On the one hand, some Christians in the U.S. today almost totally repudiate the applicability of science.  This has been a creeping occurrence, which started in a ferocious opposition to evolution (which Paine would likely view as simply one more manifestation of a creator’s hand, one which could hold many lessons for human society).  At Foothill High School, a public school, most of the biology teachers took it upon themselves to leave evolution out of the curriculum (and we wonder why our educational standards are debased when compared to those of other nations).  This opposition has been transformed, as the application of reason now questions relentless growth and consumption, into an opposition to their use in the fields of climate change and energy development.  It would be one thing for Christian hacks (I’d call them philosophers, but none of them today merit the descriptor) to engage with the moral questions scientific inquiry is raising, but by and large they answer the challenge with recourse to the “You can’t say that” formula, invoking a rigid, man-made doctrine two thousand years old.

But Christianity in some of its forms, through this bizarre rigidity, has not only begun to question science, but to position itself “against” the environment or, more specifically, against its protection.  Proponents of this logically bankrupt approach subscribe to the belief that because (and here they are with Paine) the world was created, and because it was created for human beings, those human beings have not only the right but the obligation to use its resources as carelessly, as greedily, and as unsustainably as possible, thereby fulfilling some hazily-articulated divine wish carried down over the years by that frailest of communicatory methods, word of mouth, in a kind of epic generational ‘telephone game’.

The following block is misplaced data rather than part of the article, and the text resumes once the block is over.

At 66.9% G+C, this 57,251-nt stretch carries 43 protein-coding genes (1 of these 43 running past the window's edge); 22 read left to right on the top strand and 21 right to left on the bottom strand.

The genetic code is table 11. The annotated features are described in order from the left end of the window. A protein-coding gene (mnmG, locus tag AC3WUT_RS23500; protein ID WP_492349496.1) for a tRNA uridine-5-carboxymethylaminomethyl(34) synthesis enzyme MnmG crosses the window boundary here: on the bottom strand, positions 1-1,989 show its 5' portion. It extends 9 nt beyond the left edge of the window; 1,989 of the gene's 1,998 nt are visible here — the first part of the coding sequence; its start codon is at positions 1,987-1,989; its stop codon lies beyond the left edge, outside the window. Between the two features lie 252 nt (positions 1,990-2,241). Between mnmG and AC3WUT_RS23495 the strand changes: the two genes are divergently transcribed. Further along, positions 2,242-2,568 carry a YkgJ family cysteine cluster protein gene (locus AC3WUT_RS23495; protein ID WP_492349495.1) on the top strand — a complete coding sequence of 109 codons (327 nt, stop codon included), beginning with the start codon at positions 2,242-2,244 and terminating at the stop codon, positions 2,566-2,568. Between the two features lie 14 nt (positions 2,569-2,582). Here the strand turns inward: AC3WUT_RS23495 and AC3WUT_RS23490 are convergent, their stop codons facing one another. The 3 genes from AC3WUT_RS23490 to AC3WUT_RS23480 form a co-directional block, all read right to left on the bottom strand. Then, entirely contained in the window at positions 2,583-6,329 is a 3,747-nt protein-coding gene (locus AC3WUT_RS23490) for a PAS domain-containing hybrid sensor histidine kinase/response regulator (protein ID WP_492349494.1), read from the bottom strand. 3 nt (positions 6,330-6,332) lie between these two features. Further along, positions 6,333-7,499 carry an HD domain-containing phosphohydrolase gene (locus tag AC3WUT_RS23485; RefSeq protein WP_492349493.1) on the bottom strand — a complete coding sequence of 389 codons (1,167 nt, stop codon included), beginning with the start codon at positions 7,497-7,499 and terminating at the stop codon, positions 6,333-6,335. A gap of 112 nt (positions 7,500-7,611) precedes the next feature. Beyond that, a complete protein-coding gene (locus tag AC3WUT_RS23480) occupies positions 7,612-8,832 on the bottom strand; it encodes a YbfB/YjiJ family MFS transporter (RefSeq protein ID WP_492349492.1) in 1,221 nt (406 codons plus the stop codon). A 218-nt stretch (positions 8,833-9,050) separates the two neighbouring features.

I think you can see where proponents of this view depart from Paine, who believed that the world comprises a series of “objects for gratitude and admiration” rather than waste and destruction (chapter VI).  This kind of wanton consumption, in Paine’s book, is a violation of the canvas which was painted as a kind of instruction manual to the world, to human society and morality, to life. 

When he penned his tract in 1793, Paine believed that humankind was entering into an Age of Reason, in which superstition would give way to logic and where the cheap immorality of the world’s religious systems would be usurped by the exercise of man’s own mind in the service of humankind’s needs.  Humanism may have been in the ascendancy then, but it has since encountered many obstacles, few more substantial than the calculatedly dishonest use of one religious creed or another to sanction the seemingly inexorable destruction of our planet’s resources.  Paine’s The Age of Reason provides one illustration of why there is no real reason other than human selfishness that science and religion need stand in opposition to one another, and for that reason alone, is worth reading and also thinking about.

2 comments:

  1. Have you read Ethan Allen's Reason: the Only Oracle of Man?

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    Replies
    1. No, but I'm adding it to my list. Thanks for the recommendation.